Data-Driven Responses to COVID-19: Lessons Learned: OMDDAC Research Compendium

Rachel Allsopp, Claire Bessant, Sneha Dawda, Keith Ditcham, Charlotte Emmett, Matthew Higgs, Ardi Janjeva, Guangquan Li, Selina Sutton, Mark Warner, Marion Oswald*

*Corresponding author for this work

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Funded by the Arts and Humanities Research Council under the UKRI COVID-19 Rapid Response call, the Observatory for Monitoring Data-Driven Approaches to COVID-19 (OMDDAC) is a collaboration between Northumbria University and the Royal United Services Institute (RUSI). This project has involved a multidisciplinary team of researchers (with expertise in the law on technology, data protection, and medicine as well as practical ethics, computer science, data science, applied statistics in health, technology and security studies and behavioural science) to investigate the legal, ethical, policy and operational
challenges encountered in relation to key data-driven responses to the pandemic.
The COVID-19 pandemic has accelerated the consideration of several priorities in the data and technology space, which are reflected in the UK Government’s present strategies. The National Data Strategy, in particular, pledges to take account of the lessons learned from the COVID-19 response and draw upon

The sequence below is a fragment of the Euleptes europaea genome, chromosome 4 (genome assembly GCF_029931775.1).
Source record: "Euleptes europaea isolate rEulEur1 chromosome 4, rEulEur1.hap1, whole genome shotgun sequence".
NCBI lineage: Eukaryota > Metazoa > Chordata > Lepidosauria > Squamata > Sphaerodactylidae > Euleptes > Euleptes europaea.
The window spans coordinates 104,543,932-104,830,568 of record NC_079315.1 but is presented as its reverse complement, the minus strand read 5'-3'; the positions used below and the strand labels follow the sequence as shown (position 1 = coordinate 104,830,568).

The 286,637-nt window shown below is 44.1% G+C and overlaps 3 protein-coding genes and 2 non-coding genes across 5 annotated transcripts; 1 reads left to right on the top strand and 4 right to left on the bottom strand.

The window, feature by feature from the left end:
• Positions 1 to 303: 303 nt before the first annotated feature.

the UK’s values of transparency, accountability and inclusion. Seeking to inform the lessons learned from the pandemic, the project used a mixed-methods research design that included case study analysis, interviews with key stakeholders (individuals with relevant expertise and/or experience in relation to the data-driven pandemic response), representative public surveys, and engagement with young people through a children’s rights charity. OMDDAC has published four snapshot reports focused on data-driven public policy, tech-driven approaches to public health, policing and public safety and key findings from the public perceptions survey. The emerging issues identified in those reports align closely with the four pillars of the National Data Strategy, which form the framework for this final project report:
1. Data Foundations (data quality issues and infrastructure);
2. Data Skills (data literacy of decision-makers);
3. Data Availability (data sharing); and
4. Responsibility (law, ethics, transparency, and public trust).
Original languageEnglish
Place of PublicationLondon
Number of pages45
Publication statusPublished - 12 Oct 2021


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